Saint Louis, Mo. — A study by a UCLA-based think tank says Missouri is missing out on about $36 million in economic activity for its ban on same-sex marriages. The Williams Institute, an independent think tank in California studying sexual orientation and gender identity, released the study.
Estimating the Economic Boost of Marriage for Same-Sex Couples in Missouri says that the state would bring in more than $23 million in wedding arrangements and tourism in the first year alone if the state were to reverse its 2004 change to the state’s constitution defining marriage as between one man and one woman. According to the 2010 census, Missouri has more than 10,000 same-sex couples, more than half of whom would be expected to be married in the first three years the state permitted their marriage.
The study comes only a few months after St. Louis Mayor Francis Slay directed the city’s recorder of deeds to issue a handful of marriage licenses for gay couples in direct conflict with Missouri’s ban. Slay said at the time that the move was an attempt to spark a legal battle over the state’s gay marriage prohibition. The issuing of licenses to 4 couples did just that, and oral legal arguments are expected to begin in court later this year.
Thirty-one states have enacted laws prohibiting same-sex marriage, but in the short time since the Supreme Court case, United States v. Windsor, more than a dozen of those bans have been knocked down by courts. The upswell of courts overturning state bans on same sex marriage — many doing so by gleefully citing Justice Antonin Scalia’s Windsor dissent predicting the trend — has Slay and other LGBT advocates hoping to add Missouri to the list of states changing course on same-sex marriage.
The state’s political makeup has already shifted on the issue. While the constitutional amendment passed a decade ago with a whopping 71 percent of the vote, LGBT issues are trending positively in almost every part of the country. Gov. Jay Nixon, a conservative Democrat, famously came out in support of same-sex marriage last summer in a move to change Missouri’s tax filing law, a move that angered at least one Republican enough to push for impeachment.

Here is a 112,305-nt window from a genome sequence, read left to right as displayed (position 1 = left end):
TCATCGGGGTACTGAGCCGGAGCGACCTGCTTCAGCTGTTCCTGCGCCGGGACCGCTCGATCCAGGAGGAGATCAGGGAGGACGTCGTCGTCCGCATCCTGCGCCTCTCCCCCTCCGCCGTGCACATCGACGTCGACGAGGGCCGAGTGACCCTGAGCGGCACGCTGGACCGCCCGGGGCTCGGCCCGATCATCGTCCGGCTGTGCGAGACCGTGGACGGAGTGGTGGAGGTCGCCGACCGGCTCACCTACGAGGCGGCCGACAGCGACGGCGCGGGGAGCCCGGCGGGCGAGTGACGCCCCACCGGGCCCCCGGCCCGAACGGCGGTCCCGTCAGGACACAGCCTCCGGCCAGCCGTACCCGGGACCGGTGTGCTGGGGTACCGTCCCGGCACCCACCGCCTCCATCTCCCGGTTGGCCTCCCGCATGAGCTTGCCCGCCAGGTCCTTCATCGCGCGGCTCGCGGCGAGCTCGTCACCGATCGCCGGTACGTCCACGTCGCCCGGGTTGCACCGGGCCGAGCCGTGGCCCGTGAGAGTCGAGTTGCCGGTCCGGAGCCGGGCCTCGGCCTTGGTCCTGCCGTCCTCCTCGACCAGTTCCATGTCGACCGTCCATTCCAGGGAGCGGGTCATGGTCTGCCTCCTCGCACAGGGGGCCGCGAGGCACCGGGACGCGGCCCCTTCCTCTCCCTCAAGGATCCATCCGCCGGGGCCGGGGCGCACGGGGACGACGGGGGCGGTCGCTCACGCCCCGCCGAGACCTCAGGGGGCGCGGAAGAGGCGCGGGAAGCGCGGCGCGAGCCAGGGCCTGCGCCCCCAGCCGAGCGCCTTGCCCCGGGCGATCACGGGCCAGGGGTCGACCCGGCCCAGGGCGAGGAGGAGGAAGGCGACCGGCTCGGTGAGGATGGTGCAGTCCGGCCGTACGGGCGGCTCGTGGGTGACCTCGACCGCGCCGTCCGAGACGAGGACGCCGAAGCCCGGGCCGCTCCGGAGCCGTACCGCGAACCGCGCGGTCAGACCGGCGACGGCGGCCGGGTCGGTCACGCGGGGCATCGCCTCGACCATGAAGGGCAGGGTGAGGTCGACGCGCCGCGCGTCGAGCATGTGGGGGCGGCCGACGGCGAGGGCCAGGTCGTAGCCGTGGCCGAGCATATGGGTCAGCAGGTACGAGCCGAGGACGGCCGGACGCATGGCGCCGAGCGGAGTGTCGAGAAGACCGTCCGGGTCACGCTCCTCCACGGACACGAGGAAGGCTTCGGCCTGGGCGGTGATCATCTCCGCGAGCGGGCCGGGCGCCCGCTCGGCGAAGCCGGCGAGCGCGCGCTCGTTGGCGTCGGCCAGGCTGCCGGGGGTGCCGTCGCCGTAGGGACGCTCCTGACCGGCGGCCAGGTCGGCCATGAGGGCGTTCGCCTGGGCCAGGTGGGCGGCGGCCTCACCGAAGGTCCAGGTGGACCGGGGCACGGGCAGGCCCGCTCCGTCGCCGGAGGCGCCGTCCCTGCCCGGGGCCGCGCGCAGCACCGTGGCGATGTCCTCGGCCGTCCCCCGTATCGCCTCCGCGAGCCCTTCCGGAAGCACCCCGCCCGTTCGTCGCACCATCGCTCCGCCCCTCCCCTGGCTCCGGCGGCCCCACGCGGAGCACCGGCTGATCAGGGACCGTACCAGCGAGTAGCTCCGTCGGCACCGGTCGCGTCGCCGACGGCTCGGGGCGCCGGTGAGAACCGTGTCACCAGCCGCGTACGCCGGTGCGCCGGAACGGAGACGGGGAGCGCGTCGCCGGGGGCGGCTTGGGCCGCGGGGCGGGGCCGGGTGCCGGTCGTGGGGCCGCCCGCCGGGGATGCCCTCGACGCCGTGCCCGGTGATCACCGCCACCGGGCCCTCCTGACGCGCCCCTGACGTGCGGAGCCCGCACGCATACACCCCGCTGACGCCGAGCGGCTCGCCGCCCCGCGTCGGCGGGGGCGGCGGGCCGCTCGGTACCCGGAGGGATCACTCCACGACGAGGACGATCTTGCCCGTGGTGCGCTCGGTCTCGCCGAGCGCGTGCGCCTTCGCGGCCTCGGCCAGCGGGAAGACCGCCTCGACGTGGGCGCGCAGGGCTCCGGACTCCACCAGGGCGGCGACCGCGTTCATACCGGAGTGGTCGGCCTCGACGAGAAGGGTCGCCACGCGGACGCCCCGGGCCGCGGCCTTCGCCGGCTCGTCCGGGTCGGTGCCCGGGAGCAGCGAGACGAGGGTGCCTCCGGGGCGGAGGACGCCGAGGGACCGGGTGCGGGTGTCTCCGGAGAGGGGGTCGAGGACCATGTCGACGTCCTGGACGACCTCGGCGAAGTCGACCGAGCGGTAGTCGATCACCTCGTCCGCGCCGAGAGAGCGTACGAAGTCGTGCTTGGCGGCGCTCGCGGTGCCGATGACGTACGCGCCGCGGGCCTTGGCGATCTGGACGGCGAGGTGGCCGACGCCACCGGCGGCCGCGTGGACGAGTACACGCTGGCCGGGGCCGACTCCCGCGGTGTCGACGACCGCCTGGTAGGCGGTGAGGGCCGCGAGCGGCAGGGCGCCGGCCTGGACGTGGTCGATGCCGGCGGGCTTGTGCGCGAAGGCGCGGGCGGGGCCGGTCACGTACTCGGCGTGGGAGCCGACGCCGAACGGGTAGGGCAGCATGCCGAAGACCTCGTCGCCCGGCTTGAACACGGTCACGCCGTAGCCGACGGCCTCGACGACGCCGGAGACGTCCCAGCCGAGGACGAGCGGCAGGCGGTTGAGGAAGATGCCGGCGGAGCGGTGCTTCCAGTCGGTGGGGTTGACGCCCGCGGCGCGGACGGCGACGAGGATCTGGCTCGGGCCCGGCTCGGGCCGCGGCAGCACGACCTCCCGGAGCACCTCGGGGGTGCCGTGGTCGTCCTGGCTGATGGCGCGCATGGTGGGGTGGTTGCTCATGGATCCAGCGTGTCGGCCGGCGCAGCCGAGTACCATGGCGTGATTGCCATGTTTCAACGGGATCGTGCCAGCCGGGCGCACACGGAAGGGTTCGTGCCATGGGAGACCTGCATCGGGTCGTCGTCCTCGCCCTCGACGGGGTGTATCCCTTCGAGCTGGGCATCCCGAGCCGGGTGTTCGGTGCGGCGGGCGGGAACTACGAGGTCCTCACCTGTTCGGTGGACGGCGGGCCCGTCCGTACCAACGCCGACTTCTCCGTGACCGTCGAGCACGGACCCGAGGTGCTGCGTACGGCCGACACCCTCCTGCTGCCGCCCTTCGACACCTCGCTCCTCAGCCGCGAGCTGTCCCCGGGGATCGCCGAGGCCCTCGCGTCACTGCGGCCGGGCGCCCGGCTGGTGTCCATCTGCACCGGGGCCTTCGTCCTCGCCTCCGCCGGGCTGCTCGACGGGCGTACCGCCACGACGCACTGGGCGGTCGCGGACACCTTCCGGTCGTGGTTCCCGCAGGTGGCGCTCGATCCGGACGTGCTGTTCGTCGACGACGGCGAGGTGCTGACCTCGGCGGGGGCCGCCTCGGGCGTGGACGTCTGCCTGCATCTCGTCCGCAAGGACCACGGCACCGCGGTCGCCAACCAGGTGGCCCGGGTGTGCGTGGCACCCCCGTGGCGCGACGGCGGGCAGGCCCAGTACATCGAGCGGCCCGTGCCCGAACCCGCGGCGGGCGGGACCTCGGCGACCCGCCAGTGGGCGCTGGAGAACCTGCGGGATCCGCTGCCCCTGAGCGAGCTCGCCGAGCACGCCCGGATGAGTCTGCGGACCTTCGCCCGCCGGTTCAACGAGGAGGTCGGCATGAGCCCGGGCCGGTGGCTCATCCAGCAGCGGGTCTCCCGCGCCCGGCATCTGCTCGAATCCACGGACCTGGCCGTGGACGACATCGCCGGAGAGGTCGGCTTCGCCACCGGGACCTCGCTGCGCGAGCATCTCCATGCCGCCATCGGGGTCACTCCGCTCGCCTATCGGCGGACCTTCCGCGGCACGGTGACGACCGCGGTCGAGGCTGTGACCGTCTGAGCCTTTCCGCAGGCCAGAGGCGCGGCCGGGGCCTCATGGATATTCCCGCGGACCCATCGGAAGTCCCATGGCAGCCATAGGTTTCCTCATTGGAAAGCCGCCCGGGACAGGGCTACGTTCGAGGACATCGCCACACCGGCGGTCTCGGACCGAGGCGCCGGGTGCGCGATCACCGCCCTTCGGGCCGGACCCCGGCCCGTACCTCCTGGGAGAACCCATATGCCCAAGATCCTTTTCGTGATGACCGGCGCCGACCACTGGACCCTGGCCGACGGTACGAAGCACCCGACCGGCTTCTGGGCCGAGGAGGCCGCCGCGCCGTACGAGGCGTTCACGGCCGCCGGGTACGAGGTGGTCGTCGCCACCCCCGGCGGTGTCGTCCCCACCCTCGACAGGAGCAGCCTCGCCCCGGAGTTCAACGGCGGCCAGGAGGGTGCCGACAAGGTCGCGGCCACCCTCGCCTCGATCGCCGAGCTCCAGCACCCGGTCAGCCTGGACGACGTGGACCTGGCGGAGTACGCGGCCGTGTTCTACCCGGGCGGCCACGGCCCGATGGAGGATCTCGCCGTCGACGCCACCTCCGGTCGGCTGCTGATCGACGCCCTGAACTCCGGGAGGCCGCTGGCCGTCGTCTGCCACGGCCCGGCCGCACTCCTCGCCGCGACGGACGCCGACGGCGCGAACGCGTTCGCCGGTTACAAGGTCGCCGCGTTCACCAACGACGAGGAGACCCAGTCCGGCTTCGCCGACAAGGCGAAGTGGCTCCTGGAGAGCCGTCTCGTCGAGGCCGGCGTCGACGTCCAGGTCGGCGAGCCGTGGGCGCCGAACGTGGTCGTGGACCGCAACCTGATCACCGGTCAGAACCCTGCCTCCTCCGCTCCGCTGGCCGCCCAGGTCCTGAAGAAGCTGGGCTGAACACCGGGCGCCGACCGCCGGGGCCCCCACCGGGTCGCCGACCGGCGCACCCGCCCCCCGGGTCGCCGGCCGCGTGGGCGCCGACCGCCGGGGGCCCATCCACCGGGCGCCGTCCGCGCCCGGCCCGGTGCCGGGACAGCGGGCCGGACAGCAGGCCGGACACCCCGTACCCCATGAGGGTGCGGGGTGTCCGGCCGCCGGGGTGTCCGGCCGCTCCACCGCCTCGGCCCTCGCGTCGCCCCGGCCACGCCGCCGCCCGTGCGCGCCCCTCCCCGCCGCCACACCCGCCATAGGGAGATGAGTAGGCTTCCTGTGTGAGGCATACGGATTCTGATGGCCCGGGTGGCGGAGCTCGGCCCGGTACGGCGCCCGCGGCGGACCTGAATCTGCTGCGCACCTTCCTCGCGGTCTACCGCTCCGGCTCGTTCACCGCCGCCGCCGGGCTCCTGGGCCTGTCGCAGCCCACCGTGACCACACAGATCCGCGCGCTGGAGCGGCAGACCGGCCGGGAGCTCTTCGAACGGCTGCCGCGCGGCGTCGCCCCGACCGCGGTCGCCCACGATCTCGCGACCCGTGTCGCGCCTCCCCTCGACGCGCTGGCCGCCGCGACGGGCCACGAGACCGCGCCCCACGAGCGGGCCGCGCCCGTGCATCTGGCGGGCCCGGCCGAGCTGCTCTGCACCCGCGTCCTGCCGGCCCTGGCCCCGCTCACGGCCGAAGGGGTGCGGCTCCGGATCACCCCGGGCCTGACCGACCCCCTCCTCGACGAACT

Attorney General Chris Koster, a former Republican who switched parties after the Missouri ban became law, said he personally supported the cause of same-sex marriage, but would uphold his duties as the state’s lawyer and defend the ban in court against Slay’s court challenge. Koster’s support of the issue is perhaps most telling given his gubernatorial ambitions in 2016.
Missouri has also seen a legislative push by Democrats in the minority the past few years to add sexual orientation and gender identity to the state’s non-discrimination statutes. Under current Missouri law, it is perfectly legal to fire or evict someone based on their sexual orientation.
A state, which embraces marriage equality, will be more attractive as both a permanent residence and a tourist destination, according to the study, which was contracted by PROMO, the state’s largest LGBT advocacy organization.
“These key findings, thanks to the Williams Institute, show that the affect of marriage on Missouri’s economy could positively impact the lives of many in this state. Right now, Missourians are traveling to neighboring states and across the country to be married, which means dollars are being spent elsewhere. We have beautiful spaces across Missouri to be married, and ALL Missourians deserve the opportunity to be wed right here in their home state,” PROMO Executive Director, AJ Bockelman said in a statement.
Key findings of the Williams Institute study:
• 5,279 in-state same-sex couples would choose to marry in the three years following an opening of marriage to same-sex couples in Missouri.
• The total spending on wedding arrangements and tourism by resident same-sex couples and their guests would add an estimated $36.3 million to the state and local economy of Missouri over the course of three years, with a $23.2 million boost in the first year alone.
• This economic boost would add $2.75 million in sales tax revenue to state and local coffers.
• Spending related to same-sex couples’ wedding ceremonies and celebrations would create 312 to 936 jobs in the tourism and recreation sector for Missouri.
Collin Reischman was the Managing Editor for The Missouri Times, and a graduate of Webster University with a Bachelor of Arts in Journalism.